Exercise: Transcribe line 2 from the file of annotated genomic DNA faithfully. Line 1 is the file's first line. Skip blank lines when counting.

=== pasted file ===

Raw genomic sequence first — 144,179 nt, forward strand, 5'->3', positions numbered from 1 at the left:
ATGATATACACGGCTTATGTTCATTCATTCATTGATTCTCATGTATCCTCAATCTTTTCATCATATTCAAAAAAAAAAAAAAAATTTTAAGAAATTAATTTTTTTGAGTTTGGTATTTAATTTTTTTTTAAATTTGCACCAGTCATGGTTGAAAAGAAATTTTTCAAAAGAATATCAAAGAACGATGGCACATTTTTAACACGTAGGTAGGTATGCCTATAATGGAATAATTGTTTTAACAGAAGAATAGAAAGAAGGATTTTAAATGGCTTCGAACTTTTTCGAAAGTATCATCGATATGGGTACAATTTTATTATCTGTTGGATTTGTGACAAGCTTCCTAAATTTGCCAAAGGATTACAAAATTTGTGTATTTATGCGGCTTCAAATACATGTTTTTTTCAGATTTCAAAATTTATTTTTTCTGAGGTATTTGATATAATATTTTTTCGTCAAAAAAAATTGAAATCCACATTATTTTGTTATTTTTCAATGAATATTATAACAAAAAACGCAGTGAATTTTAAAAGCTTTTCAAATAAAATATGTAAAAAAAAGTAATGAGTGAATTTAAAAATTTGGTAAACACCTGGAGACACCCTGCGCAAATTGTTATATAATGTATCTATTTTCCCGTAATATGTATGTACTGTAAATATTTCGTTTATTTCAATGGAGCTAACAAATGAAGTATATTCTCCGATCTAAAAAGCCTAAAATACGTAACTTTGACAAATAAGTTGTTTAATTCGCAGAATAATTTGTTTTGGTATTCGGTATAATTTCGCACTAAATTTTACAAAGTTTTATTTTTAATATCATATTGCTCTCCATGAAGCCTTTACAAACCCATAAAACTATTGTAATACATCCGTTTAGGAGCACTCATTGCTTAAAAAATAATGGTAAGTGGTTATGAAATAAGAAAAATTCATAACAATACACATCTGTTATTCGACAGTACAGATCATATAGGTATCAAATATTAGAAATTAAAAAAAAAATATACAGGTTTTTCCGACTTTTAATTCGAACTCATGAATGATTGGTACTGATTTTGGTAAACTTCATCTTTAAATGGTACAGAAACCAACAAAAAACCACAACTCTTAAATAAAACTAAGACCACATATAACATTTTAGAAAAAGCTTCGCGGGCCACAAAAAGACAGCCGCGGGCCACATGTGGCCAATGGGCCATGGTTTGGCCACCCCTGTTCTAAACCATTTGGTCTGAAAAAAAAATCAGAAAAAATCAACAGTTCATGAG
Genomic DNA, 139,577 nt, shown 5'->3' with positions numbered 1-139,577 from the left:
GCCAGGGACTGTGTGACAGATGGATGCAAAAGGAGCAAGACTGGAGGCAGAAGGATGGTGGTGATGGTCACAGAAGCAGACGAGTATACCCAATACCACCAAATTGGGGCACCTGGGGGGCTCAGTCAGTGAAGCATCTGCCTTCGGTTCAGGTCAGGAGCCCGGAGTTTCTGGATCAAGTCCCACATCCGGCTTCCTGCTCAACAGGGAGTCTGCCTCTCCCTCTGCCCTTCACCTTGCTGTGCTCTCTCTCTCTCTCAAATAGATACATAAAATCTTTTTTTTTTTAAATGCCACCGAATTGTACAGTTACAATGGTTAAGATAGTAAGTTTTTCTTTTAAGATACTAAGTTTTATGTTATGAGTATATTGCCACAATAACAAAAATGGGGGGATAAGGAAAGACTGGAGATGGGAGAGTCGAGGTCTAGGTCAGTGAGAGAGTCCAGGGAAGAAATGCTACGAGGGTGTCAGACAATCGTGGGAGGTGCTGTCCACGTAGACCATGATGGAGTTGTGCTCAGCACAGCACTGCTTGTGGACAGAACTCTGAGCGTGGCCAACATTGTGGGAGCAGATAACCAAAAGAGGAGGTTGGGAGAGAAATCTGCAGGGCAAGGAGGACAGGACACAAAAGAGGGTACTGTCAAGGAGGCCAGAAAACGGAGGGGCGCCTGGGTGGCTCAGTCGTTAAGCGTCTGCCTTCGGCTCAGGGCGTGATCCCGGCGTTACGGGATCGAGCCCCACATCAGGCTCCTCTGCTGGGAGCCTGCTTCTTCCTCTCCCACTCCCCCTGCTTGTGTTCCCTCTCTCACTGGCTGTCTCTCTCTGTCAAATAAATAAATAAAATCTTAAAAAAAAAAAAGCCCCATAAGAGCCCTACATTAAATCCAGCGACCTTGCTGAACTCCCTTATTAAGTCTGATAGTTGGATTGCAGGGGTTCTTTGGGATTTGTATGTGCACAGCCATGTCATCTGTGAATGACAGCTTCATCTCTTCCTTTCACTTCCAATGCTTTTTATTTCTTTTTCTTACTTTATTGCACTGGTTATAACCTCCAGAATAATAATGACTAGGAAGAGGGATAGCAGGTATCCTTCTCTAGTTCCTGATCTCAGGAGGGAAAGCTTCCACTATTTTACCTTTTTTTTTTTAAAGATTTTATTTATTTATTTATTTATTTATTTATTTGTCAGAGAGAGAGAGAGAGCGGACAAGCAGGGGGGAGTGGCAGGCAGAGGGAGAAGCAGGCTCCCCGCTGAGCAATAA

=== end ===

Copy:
ATGATATACACGGCTTATGTTCATTCATTCATTGATTCTCATGTATCCTCAATCTTTTCATCATATTCAAAAAAAAAAAAAAAATTTTAAGAAATTAATTTTTTTGAGTTTGGTATTTAATTTTTTTTTAAATTTGCACCAGTCATGGTTGAAAAGAAATTTTTCAAAAGAATATCAAAGAACGATGGCACATTTTTAACACGTAGGTAGGTATGCCTATAATGGAATAATTGTTTTAACAGAAGAATAGAAAGAAGGATTTTAAATGGCTTCGAACTTTTTCGAAAGTATCATCGATATGGGTACAATTTTATTATCTGTTGGATTTGTGACAAGCTTCCTAAATTTGCCAAAGGATTACAAAATTTGTGTATTTATGCGGCTTCAAATACATGTTTTTTTCAGATTTCAAAATTTATTTTTTCTGAGGTATTTGATATAATATTTTTTCGTCAAAAAAAATTGAAATCCACATTATTTTGTTATTTTTCAATGAATATTATAACAAAAAACGCAGTGAATTTTAAAAGCTTTTCAAATAAAATATGTAAAAAAAAGTAATGAGTGAATTTAAAAATTTGGTAAACACCTGGAGACACCCTGCGCAAATTGTTATATAATGTATCTATTTTCCCGTAATATGTATGTACTGTAAATATTTCGTTTATTTCAATGGAGCTAACAAATGAAGTATATTCTCCGATCTAAAAAGCCTAAAATACGTAACTTTGACAAATAAGTTGTTTAATTCGCAGAATAATTTGTTTTGGTATTCGGTATAATTTCGCACTAAATTTTACAAAGTTTTATTTTTAATATCATATTGCTCTCCATGAAGCCTTTACAAACCCATAAAACTATTGTAATACATCCGTTTAGGAGCACTCATTGCTTAAAAAATAATGGTAAGTGGTTATGAAATAAGAAAAATTCATAACAATACACATCTGTTATTCGACAGTACAGATCATATAGGTATCAAATATTAGAAATTAAAAAAAAAATATACAGGTTTTTCCGACTTTTAATTCGAACTCATGAATGATTGGTACTGATTTTGGTAAACTTCATCTTTAAATGGTACAGAAACCAACAAAAAACCACAACTCTTAAATAAAACTAAGACCACATATAACATTTTAGAAAAAGCTTCGCGGGCCACAAAAAGACAGCCGCGGGCCACATGTGGCCAATGGGCCATGGTTTGGCCACCCCTGTTCTAAACCATTTGGTCTGAAAAAAAAATCAGAAAAAATCAACAGTTCATGAG